While we’re on the subject of the dreaded morning after, as you sit at the breakfast table and snack on your bananas or spinach (smoothie, anyone?) NetDoctor.co says that you should also focus on doing something about that lack of sugar in your blood. Alcohol leads to a drop in blood sugar, which is also what makes you so ravenously hungry the day after a big night, but instead of going for the fatty breakfast sandwiches you are convinced your body is asking for, try something new and go down the healthy route. Yes, it is important to refuel and refresh those blood sugar levels, but doing it via the greasy diner breakfast route isn’t necessarily the best way to go. Unless, of course, you’re planning on ordering fruit juice or a smoothie at said diner.
Fruit is chock full of vitamin C, which helps your liver process alcohol, so if you can remember to drink a big glass of OJ in the morning, you’ll be taking advantage of one of the quickest ways to get your blood sugar back up to the normal levels. Netdoctor.co also says not to go for fatty foods the next day because digesting fat will put extra strain on your already stressed digestive system. Your best bet is trying to get down scrambled eggs on toast or toast with honey.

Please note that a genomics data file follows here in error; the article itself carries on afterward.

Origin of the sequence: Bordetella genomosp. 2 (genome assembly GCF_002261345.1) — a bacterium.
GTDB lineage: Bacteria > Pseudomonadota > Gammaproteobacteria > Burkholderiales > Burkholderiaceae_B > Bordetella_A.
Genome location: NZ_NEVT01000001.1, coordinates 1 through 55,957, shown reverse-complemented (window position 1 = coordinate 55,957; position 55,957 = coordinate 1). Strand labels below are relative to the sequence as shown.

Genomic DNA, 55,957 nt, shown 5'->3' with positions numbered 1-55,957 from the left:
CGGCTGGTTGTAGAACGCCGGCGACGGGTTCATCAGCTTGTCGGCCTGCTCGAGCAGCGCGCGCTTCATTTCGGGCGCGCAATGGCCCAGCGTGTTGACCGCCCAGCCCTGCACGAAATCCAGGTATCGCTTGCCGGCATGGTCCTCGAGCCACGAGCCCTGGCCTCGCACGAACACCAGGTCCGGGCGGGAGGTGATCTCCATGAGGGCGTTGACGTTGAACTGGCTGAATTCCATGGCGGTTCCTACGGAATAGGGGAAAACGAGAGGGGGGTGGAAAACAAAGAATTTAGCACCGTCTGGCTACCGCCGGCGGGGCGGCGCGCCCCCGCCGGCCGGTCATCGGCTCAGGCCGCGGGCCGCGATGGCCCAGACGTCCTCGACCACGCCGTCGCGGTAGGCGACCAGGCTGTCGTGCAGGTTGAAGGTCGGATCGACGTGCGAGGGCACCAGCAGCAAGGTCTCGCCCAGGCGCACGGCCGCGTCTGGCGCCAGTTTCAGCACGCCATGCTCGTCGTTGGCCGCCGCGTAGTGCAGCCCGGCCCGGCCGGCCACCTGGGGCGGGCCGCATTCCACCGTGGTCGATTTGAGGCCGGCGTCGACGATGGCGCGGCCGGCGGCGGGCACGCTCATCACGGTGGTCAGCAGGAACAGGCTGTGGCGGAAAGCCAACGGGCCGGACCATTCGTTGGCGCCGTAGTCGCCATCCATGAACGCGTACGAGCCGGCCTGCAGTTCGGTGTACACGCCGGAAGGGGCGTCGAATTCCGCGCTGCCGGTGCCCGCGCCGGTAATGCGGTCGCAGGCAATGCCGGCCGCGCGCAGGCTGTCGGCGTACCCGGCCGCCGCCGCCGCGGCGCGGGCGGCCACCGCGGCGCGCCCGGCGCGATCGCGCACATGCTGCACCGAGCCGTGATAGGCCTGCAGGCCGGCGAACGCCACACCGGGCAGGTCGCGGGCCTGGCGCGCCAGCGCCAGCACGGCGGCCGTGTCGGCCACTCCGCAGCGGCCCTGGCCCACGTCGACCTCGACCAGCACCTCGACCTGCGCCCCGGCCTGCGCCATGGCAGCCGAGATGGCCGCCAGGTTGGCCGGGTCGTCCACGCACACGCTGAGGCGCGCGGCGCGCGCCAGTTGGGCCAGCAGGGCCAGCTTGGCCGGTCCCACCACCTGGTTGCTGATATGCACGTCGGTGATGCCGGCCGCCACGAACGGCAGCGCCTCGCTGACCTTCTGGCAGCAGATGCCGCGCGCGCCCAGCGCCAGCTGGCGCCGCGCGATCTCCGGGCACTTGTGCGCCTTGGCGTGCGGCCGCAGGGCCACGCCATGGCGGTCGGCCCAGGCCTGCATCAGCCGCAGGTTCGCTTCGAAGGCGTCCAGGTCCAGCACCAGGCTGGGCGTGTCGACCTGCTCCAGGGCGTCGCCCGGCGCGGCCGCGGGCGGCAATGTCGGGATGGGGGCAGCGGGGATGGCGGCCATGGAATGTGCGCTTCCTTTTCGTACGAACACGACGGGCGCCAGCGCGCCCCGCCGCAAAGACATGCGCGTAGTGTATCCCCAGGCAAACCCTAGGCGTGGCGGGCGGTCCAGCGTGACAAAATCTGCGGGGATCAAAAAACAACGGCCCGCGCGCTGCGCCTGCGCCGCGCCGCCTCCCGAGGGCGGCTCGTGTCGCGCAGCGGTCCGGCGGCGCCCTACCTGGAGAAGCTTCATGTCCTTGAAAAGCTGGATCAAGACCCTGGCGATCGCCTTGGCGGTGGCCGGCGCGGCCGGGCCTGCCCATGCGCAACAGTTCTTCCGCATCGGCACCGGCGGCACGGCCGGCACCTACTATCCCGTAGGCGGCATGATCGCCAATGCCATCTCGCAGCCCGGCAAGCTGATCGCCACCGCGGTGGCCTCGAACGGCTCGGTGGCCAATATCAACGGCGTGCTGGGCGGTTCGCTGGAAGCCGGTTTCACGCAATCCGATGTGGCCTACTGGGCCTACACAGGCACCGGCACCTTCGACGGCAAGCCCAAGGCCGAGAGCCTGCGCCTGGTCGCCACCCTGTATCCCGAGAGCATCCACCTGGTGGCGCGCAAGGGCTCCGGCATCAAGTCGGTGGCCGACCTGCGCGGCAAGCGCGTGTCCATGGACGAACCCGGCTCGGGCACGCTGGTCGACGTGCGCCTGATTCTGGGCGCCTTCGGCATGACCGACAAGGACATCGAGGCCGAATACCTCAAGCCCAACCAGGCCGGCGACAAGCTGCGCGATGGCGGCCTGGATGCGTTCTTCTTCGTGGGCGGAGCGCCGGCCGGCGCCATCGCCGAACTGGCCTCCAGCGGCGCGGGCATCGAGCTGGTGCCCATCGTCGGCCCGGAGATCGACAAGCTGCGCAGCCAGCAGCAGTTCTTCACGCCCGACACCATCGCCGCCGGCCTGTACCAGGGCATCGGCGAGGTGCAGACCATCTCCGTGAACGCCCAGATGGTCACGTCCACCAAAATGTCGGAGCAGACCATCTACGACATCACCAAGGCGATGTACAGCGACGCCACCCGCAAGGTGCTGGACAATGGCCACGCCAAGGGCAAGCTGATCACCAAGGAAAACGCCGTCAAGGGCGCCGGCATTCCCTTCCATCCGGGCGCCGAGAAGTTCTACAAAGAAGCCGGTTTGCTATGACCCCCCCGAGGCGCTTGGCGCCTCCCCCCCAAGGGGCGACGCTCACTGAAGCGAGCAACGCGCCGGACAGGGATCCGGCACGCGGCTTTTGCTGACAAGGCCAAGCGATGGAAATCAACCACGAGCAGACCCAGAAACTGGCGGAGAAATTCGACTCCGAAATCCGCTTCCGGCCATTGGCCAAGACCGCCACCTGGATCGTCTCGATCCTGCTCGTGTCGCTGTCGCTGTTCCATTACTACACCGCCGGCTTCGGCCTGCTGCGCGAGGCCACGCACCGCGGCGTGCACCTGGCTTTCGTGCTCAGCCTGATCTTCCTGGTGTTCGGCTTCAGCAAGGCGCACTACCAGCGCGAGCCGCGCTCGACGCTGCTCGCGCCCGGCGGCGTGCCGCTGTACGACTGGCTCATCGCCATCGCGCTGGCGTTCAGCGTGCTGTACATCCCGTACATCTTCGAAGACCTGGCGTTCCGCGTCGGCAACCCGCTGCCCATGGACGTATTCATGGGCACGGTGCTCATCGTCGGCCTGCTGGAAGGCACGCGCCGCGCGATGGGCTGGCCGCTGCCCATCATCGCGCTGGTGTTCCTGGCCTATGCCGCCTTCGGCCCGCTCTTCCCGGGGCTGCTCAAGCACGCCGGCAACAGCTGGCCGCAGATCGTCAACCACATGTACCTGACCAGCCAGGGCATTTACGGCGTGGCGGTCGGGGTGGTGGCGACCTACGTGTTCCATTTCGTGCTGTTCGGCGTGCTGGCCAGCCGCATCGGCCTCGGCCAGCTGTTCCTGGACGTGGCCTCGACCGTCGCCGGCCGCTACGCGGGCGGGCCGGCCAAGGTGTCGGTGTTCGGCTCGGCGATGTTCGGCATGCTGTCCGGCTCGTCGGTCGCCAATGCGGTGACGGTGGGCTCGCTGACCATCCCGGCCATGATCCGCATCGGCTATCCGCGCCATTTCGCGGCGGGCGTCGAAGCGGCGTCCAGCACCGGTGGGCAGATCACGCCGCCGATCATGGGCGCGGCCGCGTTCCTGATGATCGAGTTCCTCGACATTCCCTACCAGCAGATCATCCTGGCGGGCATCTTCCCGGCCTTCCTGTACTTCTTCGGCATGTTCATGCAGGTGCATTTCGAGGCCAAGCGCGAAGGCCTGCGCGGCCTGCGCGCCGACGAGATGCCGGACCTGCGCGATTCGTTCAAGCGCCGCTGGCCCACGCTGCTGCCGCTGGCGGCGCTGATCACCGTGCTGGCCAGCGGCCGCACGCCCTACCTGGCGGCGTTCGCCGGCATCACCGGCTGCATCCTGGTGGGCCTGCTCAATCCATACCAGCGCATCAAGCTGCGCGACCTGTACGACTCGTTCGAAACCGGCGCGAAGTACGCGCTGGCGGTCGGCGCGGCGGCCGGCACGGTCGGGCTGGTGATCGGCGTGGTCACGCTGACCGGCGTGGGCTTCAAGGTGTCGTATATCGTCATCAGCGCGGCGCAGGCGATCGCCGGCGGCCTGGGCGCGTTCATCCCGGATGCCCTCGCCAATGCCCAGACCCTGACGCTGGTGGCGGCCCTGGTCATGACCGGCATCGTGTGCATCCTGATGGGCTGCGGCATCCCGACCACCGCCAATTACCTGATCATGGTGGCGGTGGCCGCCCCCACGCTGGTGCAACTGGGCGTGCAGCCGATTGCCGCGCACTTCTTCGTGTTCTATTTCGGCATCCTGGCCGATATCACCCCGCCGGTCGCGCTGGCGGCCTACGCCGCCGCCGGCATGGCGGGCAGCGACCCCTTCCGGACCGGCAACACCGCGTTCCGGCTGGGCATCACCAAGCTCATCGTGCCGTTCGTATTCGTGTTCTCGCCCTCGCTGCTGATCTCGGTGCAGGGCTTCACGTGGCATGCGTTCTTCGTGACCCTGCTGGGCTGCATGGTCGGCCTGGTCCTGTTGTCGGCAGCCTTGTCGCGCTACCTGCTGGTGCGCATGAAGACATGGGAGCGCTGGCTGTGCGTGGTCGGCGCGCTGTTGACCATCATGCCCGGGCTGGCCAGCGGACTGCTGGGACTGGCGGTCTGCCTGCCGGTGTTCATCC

Lastly, something you are really not going to want to hear. Exercise is probably the last thing you want to do on a day where you feel like you can barely lift your head, but many sources say that it is actually one of the best things you can do the day after a night of drinking to help ward off those lingering hangover pains. Exercise not only gets your body moving and your blood pumping, it also takes your mind off your aches and pains. According to Greatist, working out outside is especially helpful because oxygen increases the rate that alcohol toxins are broken down, and you know what they say about exercise and endorphins…
On the other hand, you can also avoid cardio and instead go the yoga route in order to get your oxygen flowing, blood pumping, and your stress relieved. Laying on the couch nursing a hangover might seem like the better option, but no one ever regrets a workout, even though he or she sometimes regrets a night out.